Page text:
How the RAINN Speakers Bureau Creates Political Change

The RAINN Speakers Bureau is a network of more than 4,000 survivors of sexual violence who volunteer to share their stories. Members across the United States share their experiences through the media, community events, artistic projects, and more. And by doing so, they hope to educate the public, change narratives about sexual violence, empower other survivors to get help, and even reform public policy.

“Joining the Speakers Bureau made me feel like I was helping others as well as myself,” says Speakers Bureau member Rebecca Courtright. “By using my voice, I feel I have regained my true path to help others and create a better future for all victims of sexual violence.”

From statutes of limitations, sexual assault nurse examiner (SANE) accessibility, crime victim compensation, passenger safety, the rape kit backlog, and more, RAINN’s policy team works hard to facilitate meaningful change on state and federal levels, and the Speakers Bureau is often a large part of how this change is accomplished.

“It’s one thing to hear a statistic,” says Sean Holihan, RAINN’s federal and state campaign manager. “It’s another thing to hear a story about how a policy has personally affected someone.”

With thousands of Speakers Bureau members across the country and so many policy issues to advocate for, survivors have the opportunity to help make change in their states by testifying and sharing their stories.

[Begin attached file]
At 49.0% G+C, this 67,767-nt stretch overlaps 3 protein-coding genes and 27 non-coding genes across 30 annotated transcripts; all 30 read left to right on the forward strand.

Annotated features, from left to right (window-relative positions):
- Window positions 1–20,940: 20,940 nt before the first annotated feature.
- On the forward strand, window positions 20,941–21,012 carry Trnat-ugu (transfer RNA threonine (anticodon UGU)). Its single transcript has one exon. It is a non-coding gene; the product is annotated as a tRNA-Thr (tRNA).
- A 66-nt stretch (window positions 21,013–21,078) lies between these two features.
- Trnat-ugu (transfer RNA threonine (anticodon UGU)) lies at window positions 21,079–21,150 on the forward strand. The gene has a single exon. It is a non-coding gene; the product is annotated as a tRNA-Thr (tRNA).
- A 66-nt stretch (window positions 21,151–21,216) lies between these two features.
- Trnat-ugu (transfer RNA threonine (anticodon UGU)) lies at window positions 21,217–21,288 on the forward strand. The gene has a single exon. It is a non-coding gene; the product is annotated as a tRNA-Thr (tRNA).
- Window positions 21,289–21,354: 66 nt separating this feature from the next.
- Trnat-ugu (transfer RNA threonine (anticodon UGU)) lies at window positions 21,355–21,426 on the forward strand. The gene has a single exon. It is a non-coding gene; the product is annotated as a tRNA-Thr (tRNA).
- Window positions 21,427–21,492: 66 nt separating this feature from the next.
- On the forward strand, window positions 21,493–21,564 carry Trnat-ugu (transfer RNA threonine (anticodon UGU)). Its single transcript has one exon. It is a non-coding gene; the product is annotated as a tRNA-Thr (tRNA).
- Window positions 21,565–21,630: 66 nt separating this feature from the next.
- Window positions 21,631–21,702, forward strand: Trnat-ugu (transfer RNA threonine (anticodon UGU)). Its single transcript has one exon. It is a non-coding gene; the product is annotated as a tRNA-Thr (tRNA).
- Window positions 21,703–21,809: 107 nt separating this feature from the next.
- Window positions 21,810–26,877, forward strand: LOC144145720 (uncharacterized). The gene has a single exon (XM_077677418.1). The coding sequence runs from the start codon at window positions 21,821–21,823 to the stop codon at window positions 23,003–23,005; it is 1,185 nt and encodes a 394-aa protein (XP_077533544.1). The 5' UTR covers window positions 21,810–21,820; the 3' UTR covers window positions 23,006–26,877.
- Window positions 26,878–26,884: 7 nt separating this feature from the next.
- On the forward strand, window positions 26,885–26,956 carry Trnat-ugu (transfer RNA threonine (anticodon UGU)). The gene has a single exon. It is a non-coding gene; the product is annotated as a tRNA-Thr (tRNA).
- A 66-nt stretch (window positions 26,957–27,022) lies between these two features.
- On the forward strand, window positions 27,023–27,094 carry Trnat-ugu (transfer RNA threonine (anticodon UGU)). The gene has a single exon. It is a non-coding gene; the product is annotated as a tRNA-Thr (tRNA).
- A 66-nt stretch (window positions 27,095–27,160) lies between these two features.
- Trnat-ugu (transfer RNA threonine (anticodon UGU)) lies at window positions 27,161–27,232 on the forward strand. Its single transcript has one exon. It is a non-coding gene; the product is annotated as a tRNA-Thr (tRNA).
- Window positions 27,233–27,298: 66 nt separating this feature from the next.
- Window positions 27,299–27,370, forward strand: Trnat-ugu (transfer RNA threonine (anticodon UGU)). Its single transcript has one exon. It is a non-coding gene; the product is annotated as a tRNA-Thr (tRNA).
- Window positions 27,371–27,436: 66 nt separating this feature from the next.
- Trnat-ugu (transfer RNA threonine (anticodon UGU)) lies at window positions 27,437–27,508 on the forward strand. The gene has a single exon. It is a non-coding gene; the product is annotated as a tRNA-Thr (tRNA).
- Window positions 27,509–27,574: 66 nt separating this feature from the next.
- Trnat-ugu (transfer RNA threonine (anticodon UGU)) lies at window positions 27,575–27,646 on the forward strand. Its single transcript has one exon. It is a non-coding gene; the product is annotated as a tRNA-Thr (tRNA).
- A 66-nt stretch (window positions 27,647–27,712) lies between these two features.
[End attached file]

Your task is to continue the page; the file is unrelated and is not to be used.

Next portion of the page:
Earlier this year, RAINN worked to improve access to forensic nurses in states such as Florida, New Hampshire, and Virginia. In Virginia, two Speakers Bureau members testified for RAINN and shared their stories before lawmakers: Rebecca Courtright and Kayla Cotton.

“I had to travel to multiple hospitals — because only 16 out of 122 hospitals in Virginia have the ability to collect a rape kit,” Rebecca explains. “When I arrived at the hospital and there was no SANE nurse, I felt like no one cared about this crime. That’s why I’m committed to advocating for increased funding to train more SANE nurses. No other survivor should have to feel the way I did that night.”

The two forensic nurse bills that Courtright and other Speakers Bureau member testified for in Virginia ultimately passed and were signed into law. RAINN is also working to get the Survivors’ Access to Supportive Care Act, or SASCA, passed through Congress, which would provide resources and training to hospitals to improve access to care for survivors.

One of RAINN’s biggest policy successes was the passage of the Debbie Smith Act. The Debbie Smith Act, which was initially passed in 2004, created the primary program to end the backlog of untested DNA evidence from sexual assault forensic exams. This crucial law provides funding to test DNA evidence, requires states to create plans to reduce backlogs, and helps strengthen the national DNA database that helps law enforcement solve crimes. The Debbie Smith Act, reauthorized in December, enables Congress to allocate up to $151 million annually to state and local labs for DNA and rape kit testing.

The power of stories is what makes the Speakers Bureau such a critical component of RAINN’s anti-sexual violence work. For Rebecca, “speaking about my experience helped me to heal. The more I use my voice, the more I help other survivors, the more I feel that I have healed from my own attack.”

To learn more about the RAINN Speakers Bureau, visit

And to keep up with RAINN’s legislative efforts, follow @rainnaction on Twitter.

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